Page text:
Li Keqiang is a professor of economics and now in charge of the world's second largest economy. Using current growth projections Premier Li may well steer China as it overtakes the US to become the world's No. 1 economy, and that historic step could well happen within his expected ten year term.
The new premier is thought to be an economic reformer. Western diplomats expect him to expand the opening up of the Chinese economy that over the last 30 years has brought great wealth to this developing country.
Asked what his top priorities will be, he replied that the highest aim was "to maintain sustainable economic growth ... we need to register an annual growth rate of 7.5 percent". He added that this would be difficult but that China has huge domestic potential. China's middle class is around 300 million strong and growing.
"We need to raise incomes", he went on, and create a "social safety net and protect the people's needs".
He acknowledged the weak links in society, the widening inequality which is at a "dangerous" level according to the UN measure.
"We will be true to the constitution and loyal to the people" - that's a nod towards the issue of human rights, which on paper the Chinese constitution sets out. In reality, people can be locked up for complaining about the government as we have seen in my reports on China's "Black Jails".
"We will promote social fairness" he promised, and that's something which many people believe does not exist in China. There's a generally-held view that only those with party connections can succeed.
"Under the guidance of the rule of law we intend to build a modern society" - rule of law is a real problem, despite what central government tries to do or say, local governments often operate as private empires of local politicians.
He was asked about corruption, for many in China a source of frustration and anger. It's not hard to find people who have to pay the doctor for better treatment or slip the headteacher an envelope of cash to get their child a place in a school. It's an everyday annoyance for millions of people at the lowest level and involves huge sums of money at the top.
Premier Li had a message for corrupt colleagues, "Clean government should start with oneself ... since we have chosen public service we should give up hopes of making money".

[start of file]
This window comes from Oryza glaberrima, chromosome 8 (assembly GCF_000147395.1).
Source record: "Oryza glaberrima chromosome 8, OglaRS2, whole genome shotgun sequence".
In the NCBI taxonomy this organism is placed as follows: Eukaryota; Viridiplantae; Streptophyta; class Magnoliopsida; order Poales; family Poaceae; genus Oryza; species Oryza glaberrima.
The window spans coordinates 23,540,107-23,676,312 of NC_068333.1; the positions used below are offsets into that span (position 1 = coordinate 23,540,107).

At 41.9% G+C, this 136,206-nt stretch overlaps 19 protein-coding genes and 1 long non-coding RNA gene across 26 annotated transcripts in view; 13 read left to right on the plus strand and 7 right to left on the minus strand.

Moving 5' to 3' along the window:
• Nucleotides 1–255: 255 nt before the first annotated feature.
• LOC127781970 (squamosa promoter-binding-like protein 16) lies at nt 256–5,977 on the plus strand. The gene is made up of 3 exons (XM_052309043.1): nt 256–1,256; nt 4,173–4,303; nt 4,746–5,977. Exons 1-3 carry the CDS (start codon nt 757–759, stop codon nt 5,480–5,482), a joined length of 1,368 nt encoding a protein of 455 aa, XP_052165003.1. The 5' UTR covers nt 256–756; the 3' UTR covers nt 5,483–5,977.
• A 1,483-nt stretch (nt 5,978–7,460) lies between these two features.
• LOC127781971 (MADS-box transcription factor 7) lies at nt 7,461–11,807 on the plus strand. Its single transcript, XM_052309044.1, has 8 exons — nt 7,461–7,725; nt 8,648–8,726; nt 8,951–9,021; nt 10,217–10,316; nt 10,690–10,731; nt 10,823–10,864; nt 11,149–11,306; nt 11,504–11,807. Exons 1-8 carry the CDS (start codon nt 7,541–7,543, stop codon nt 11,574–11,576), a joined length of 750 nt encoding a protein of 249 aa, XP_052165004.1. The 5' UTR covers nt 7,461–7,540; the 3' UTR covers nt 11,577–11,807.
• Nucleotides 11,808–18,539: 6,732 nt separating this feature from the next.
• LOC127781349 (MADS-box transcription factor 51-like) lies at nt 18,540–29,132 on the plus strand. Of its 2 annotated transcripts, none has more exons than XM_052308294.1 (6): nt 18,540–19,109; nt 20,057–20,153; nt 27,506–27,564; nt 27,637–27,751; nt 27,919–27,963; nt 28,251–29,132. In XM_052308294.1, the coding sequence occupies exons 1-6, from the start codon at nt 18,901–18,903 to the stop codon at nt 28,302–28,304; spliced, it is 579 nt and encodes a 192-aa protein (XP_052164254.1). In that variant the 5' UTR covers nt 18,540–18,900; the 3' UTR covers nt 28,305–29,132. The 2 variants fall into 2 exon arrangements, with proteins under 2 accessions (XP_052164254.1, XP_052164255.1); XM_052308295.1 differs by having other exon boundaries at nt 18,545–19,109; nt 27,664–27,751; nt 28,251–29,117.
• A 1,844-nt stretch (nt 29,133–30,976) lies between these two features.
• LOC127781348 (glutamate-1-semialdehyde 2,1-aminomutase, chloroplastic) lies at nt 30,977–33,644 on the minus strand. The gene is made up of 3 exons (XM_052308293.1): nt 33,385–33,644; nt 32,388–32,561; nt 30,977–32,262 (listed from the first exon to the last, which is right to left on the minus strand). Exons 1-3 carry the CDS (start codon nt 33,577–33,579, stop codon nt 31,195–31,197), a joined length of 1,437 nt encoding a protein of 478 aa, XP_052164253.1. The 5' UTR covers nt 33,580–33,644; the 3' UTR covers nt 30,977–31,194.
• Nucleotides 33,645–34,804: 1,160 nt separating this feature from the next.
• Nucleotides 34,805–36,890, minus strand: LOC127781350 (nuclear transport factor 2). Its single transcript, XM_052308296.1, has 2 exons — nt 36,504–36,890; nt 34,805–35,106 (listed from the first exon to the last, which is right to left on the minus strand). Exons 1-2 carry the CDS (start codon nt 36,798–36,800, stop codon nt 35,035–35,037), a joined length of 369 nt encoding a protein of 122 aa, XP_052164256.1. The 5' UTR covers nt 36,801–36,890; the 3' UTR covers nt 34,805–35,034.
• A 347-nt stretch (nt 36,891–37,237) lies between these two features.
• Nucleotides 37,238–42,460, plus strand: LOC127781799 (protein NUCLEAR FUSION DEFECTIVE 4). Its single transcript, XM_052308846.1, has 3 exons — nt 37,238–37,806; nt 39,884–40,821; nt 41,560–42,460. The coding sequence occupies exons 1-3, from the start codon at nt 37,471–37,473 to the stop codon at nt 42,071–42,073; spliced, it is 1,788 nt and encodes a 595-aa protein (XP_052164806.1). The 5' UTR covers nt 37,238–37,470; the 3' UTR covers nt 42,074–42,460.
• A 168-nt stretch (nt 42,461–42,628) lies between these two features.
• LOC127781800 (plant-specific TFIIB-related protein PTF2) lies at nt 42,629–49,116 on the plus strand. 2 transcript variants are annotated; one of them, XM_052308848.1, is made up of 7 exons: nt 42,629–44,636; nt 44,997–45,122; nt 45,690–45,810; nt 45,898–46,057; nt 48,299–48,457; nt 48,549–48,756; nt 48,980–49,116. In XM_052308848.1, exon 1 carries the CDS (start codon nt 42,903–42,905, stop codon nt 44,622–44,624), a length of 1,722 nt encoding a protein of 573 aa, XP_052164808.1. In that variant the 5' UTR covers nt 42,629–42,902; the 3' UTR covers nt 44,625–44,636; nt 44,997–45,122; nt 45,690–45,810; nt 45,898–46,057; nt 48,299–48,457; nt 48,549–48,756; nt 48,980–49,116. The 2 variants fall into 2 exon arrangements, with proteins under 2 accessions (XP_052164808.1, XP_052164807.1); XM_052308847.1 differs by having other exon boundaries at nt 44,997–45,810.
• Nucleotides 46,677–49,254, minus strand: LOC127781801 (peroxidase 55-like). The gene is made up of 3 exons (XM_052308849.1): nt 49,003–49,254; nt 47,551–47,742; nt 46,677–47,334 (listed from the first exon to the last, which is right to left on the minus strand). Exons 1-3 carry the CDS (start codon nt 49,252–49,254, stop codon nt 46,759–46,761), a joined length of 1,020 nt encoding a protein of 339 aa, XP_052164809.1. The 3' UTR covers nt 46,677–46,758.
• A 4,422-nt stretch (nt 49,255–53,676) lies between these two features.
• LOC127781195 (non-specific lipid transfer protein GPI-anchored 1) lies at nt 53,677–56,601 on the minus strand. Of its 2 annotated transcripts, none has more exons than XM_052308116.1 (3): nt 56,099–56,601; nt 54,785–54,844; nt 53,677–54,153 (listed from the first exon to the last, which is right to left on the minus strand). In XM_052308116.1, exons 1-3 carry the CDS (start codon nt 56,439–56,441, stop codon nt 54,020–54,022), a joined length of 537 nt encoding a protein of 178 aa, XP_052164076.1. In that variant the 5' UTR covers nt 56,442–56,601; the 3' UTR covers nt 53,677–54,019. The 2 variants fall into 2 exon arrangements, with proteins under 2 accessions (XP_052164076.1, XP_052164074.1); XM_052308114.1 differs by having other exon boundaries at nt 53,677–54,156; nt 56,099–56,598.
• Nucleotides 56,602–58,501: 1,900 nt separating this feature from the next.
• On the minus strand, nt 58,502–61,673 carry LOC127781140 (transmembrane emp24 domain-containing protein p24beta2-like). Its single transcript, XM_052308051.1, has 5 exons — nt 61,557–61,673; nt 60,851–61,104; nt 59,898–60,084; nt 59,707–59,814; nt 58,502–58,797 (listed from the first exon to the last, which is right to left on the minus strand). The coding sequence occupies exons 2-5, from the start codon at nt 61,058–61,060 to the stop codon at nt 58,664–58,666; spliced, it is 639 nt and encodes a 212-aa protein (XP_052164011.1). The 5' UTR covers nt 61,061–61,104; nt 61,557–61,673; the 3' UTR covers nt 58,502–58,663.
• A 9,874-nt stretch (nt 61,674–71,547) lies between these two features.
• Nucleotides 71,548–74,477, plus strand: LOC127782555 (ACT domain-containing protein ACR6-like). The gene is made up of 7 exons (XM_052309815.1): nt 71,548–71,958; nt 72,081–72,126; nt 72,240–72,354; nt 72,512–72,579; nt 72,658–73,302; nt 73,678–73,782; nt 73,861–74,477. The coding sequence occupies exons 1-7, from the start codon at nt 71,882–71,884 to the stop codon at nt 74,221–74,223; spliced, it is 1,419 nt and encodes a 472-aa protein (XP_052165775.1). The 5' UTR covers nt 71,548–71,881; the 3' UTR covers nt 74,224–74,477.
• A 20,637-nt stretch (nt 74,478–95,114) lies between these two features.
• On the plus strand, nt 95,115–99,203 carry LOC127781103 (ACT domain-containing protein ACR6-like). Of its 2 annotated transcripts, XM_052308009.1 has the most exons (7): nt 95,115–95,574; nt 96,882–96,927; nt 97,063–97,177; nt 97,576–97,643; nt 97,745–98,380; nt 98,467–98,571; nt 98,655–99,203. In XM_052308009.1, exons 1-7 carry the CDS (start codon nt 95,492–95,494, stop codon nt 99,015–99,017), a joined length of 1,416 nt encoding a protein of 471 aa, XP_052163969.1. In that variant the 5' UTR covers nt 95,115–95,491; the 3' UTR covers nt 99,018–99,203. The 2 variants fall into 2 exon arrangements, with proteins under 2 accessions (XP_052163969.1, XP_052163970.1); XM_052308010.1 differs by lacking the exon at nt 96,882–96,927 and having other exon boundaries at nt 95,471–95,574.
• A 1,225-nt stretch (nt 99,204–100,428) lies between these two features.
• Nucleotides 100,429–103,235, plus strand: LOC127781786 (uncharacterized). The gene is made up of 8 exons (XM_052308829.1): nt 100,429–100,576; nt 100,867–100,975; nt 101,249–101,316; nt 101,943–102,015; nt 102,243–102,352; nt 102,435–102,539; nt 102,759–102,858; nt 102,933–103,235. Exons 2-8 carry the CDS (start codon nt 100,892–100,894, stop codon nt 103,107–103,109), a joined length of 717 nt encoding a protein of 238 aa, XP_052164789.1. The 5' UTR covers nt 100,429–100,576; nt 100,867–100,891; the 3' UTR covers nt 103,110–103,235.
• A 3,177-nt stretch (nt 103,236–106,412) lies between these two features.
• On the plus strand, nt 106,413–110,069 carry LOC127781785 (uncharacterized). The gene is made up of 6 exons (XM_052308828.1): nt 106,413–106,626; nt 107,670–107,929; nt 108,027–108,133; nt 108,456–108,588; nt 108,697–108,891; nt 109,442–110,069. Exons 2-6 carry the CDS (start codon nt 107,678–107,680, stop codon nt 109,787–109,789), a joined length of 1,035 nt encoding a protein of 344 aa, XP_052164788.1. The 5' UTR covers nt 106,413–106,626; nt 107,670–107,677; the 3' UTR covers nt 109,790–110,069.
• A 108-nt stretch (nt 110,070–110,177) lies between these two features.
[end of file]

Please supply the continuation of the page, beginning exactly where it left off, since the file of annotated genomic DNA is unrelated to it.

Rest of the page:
The problem is that the outgoing Premier Wen Jiabao and incoming President Xi Jinping have both been the subject of investigations by Bloomberg and The New York Times which made detailed allegations suggesting that the families of the leaders had become millionaires thanks to their relation's positions.
Bloomberg and The New York Times have been targeted by hacking attacks since those reports which the media companies claim came from China.
Li Keqiang seems to be setting out a new period of self-imposed austerity for his government. He promised government cuts, that's not what you hear very often from Chinese leaders.
He said central government's fiscal growth only grew by less than two percent in the early months of this year. So, he added, within the term of his government there will be no construction of fancy buildings like state guest houses, fewer official cars will be bought and there won't be so many overseas trips.
He was asked how he will deal with the US given the increasing focus on Asia Pacific security by the White House and what he would do about hacking attacks blamed on China which the US claims are "state sponsored".
Li Keqiang has been travelling to the USA since the 1980's and although he acknowledged there had been "ups and downs" in the bilateral relationship, on the whole relations are strong and continue to be because that strength benefits people in both countries.
On hacking, Li repeated the standard Party line that China is a victim of hacking and does not authorise hacking. Detailed evidence from a US security company published last month would suggest that the Chinese army is involved in hacking, with a specific unit tasked to carry out computer espionage against companies.
In his state of the union speech, President Barack Obama claimed that hackers are attempting to break into energy infrastructure and even air traffic control.
Asked what his government can do about China's notorious levels of pollution Premier Li replied that he and his colleagues will "do our best". He added that he had seen what he called the "hazy weather and like every one of you I was quite upset by that ". He promised "vigorous efforts to clean up pollution".
Li Keqiang seems more energetic in his approach, taking more questions than I have seen in previous press conferences with China's leaders and he speaks at a faster pace. His predecessor Wen Jiabao would sometimes take 15 minutes to answer one question.
He set out his aims, all seem desirable and appear to address the real problems facing hundreds of millions of Chinese people. Especially the poor. However, critics will see these as the same high hopes that his predecessors also promised ten years ago.
The question must be, can these changes be achieved if the rigid Chinese communist system of government doesn't change as well?